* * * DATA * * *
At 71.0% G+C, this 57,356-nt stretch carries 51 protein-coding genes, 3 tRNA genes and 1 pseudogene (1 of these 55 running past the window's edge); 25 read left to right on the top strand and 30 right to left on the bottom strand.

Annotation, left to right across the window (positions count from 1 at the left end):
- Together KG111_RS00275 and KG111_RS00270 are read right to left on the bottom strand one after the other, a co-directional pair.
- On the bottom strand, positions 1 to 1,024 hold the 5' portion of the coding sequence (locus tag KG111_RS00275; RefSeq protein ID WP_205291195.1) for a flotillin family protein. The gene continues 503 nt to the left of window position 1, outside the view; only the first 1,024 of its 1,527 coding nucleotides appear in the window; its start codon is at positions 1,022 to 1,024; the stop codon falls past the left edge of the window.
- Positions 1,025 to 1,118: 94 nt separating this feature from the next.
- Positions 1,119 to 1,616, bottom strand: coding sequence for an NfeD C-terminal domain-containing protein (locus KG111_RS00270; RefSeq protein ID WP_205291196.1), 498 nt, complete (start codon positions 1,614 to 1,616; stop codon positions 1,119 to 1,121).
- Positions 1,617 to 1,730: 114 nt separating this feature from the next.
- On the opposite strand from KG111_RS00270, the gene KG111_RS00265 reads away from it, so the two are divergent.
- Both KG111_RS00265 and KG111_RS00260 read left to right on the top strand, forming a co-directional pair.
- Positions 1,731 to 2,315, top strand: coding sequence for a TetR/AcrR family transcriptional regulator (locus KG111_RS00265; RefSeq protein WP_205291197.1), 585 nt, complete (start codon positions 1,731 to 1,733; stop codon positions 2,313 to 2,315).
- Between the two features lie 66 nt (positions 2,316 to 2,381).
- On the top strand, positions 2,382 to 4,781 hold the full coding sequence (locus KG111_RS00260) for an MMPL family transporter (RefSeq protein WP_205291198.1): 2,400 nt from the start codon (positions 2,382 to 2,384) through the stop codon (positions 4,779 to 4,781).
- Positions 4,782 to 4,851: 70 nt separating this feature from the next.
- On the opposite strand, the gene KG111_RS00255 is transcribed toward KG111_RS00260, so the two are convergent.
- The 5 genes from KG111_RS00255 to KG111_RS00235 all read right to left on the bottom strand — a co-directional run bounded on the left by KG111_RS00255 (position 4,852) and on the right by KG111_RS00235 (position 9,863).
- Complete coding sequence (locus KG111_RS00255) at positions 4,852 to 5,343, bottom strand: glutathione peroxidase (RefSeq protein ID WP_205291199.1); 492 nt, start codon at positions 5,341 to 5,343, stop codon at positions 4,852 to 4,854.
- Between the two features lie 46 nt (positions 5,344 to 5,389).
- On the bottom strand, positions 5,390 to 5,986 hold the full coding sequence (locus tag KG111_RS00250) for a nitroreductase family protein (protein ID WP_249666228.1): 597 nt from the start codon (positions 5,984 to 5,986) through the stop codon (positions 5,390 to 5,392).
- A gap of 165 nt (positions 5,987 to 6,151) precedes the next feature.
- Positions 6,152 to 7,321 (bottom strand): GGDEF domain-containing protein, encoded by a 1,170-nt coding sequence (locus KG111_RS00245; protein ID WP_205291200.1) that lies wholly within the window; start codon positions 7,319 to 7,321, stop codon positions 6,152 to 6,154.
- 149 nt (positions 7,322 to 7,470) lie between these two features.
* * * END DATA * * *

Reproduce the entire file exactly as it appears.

At 71.0% G+C, this 57,356-nt stretch carries 51 protein-coding genes, 3 tRNA genes and 1 pseudogene (1 of these 55 running past the window's edge); 25 read left to right on the top strand and 30 right to left on the bottom strand.

Annotation, left to right across the window (positions count from 1 at the left end):
- Together KG111_RS00275 and KG111_RS00270 are read right to left on the bottom strand one after the other, a co-directional pair.
- On the bottom strand, positions 1 to 1,024 hold the 5' portion of the coding sequence (locus tag KG111_RS00275; RefSeq protein ID WP_205291195.1) for a flotillin family protein. The gene continues 503 nt to the left of window position 1, outside the view; only the first 1,024 of its 1,527 coding nucleotides appear in the window; its start codon is at positions 1,022 to 1,024; the stop codon falls past the left edge of the window.
- Positions 1,025 to 1,118: 94 nt separating this feature from the next.
- Positions 1,119 to 1,616, bottom strand: coding sequence for an NfeD C-terminal domain-containing protein (locus KG111_RS00270; RefSeq protein ID WP_205291196.1), 498 nt, complete (start codon positions 1,614 to 1,616; stop codon positions 1,119 to 1,121).
- Positions 1,617 to 1,730: 114 nt separating this feature from the next.
- On the opposite strand from KG111_RS00270, the gene KG111_RS00265 reads away from it, so the two are divergent.
- Both KG111_RS00265 and KG111_RS00260 read left to right on the top strand, forming a co-directional pair.
- Positions 1,731 to 2,315, top strand: coding sequence for a TetR/AcrR family transcriptional regulator (locus KG111_RS00265; RefSeq protein WP_205291197.1), 585 nt, complete (start codon positions 1,731 to 1,733; stop codon positions 2,313 to 2,315).
- Between the two features lie 66 nt (positions 2,316 to 2,381).
- On the top strand, positions 2,382 to 4,781 hold the full coding sequence (locus KG111_RS00260) for an MMPL family transporter (RefSeq protein WP_205291198.1): 2,400 nt from the start codon (positions 2,382 to 2,384) through the stop codon (positions 4,779 to 4,781).
- Positions 4,782 to 4,851: 70 nt separating this feature from the next.
- On the opposite strand, the gene KG111_RS00255 is transcribed toward KG111_RS00260, so the two are convergent.
- The 5 genes from KG111_RS00255 to KG111_RS00235 all read right to left on the bottom strand — a co-directional run bounded on the left by KG111_RS00255 (position 4,852) and on the right by KG111_RS00235 (position 9,863).
- Complete coding sequence (locus KG111_RS00255) at positions 4,852 to 5,343, bottom strand: glutathione peroxidase (RefSeq protein ID WP_205291199.1); 492 nt, start codon at positions 5,341 to 5,343, stop codon at positions 4,852 to 4,854.
- Between the two features lie 46 nt (positions 5,344 to 5,389).
- On the bottom strand, positions 5,390 to 5,986 hold the full coding sequence (locus tag KG111_RS00250) for a nitroreductase family protein (protein ID WP_249666228.1): 597 nt from the start codon (positions 5,984 to 5,986) through the stop codon (positions 5,390 to 5,392).
- A gap of 165 nt (positions 5,987 to 6,151) precedes the next feature.
- Positions 6,152 to 7,321 (bottom strand): GGDEF domain-containing protein, encoded by a 1,170-nt coding sequence (locus KG111_RS00245; protein ID WP_205291200.1) that lies wholly within the window; start codon positions 7,319 to 7,321, stop codon positions 6,152 to 6,154.
- 149 nt (positions 7,322 to 7,470) lie between these two features.